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Thursday, 15 August 2013

Thinking Naughty Thoughts... (in church!)


How could anyone resist a request to review a book on church practices entitled thus?! The byline, 'On church, and why I think we need to change', will bring groans from most clergy whilst the rest of us, that rapidly growing denomination on the edge of Exile, will celebrate. Written as a personal journey of discovery, de-discovery and re-discovery by South African author and 'thinker' Johan van der Merwe (JVDM), Thinking Naughty Thoughts covers a handful of sacred cows many Christians hold dear.

Despite the author having many close friends within the clergy, he tackles each topic, broken down per chapter, with vigour and clarity giving historical and theological context that question validity of much we accept without question. In fact, it is, indeed, written in a questioning style and although I sometimes found it a bit long winded that was only because my emerging thoughts have so much resonance with his subject matter.

JVDM covers questions such as 'Do I really have to belong to a local church?' and other thorny issues such as church leadership, tithing, church buildings and the biggie; worship. And it was when I reached the discussion on worship I was tipped over the edge, the PDF I'd been sent was no longer sufficient, I had to order the paperback!

In addition to the questions and personal conclusions there are some great quotes:
p96: ‘Christianity started out in Palestine as a fellowship; it moved to Greece and became a philosophy; it moved to Italy and became an institution; it moved to Europe and became a culture; it came to America and became an enterprise.’ (Sam Pascoe)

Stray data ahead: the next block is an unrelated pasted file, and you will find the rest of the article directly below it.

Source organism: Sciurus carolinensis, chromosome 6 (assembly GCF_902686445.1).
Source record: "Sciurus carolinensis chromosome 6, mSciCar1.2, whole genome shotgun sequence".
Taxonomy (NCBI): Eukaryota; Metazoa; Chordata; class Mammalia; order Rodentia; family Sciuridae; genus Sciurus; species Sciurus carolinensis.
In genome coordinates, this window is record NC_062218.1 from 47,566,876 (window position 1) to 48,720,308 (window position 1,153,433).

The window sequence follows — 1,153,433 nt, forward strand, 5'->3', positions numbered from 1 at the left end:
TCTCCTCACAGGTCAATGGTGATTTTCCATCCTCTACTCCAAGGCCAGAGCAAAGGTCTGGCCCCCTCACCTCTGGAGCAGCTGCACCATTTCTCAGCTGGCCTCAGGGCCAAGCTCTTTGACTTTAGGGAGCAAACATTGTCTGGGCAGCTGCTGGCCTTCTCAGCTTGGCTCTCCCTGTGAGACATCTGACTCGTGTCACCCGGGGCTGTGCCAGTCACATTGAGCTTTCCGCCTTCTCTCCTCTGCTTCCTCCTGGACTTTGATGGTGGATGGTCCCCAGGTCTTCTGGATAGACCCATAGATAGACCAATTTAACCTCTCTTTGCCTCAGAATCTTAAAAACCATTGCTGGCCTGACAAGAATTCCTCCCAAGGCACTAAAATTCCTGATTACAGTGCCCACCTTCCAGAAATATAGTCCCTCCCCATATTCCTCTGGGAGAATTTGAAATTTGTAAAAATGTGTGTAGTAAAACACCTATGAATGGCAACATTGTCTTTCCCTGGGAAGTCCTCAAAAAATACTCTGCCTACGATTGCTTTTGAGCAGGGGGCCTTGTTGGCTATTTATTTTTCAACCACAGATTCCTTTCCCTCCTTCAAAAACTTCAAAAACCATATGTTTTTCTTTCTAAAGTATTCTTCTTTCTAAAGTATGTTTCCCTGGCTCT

p226: However, now it seems that Christianity is more affected by Western culture, than Christianity is actually affecting the West. (John Michael Talbot)

p239: In my own case, the natural progression in my understanding and practice of worship went from noise and sound and lights and music to silence and solitude. Embracing silence and solitude, which Thomas Merton called 'the supreme luxuries of life,' has opened up my life to a rich and deep heritage of worship of which I was unaware in the time when my practice of worship was too one-dimensional and preoccupied with itself. (JVDM)
Some will say the practices critiqued are an easy target and I personally have some sympathy with that view, I cannot say I agree with absolutely everything JVDM says, particularly as he appears to still view through a lens tinted (tainted?) by fundamentalism, yet overall it was such a joy to read even if it serves to simply reinforce my own views. Regardless I feel hats need to be tipped in his general direction, at last someone has articulated views of all of us on that narrow edge of Exile, I rest our case...

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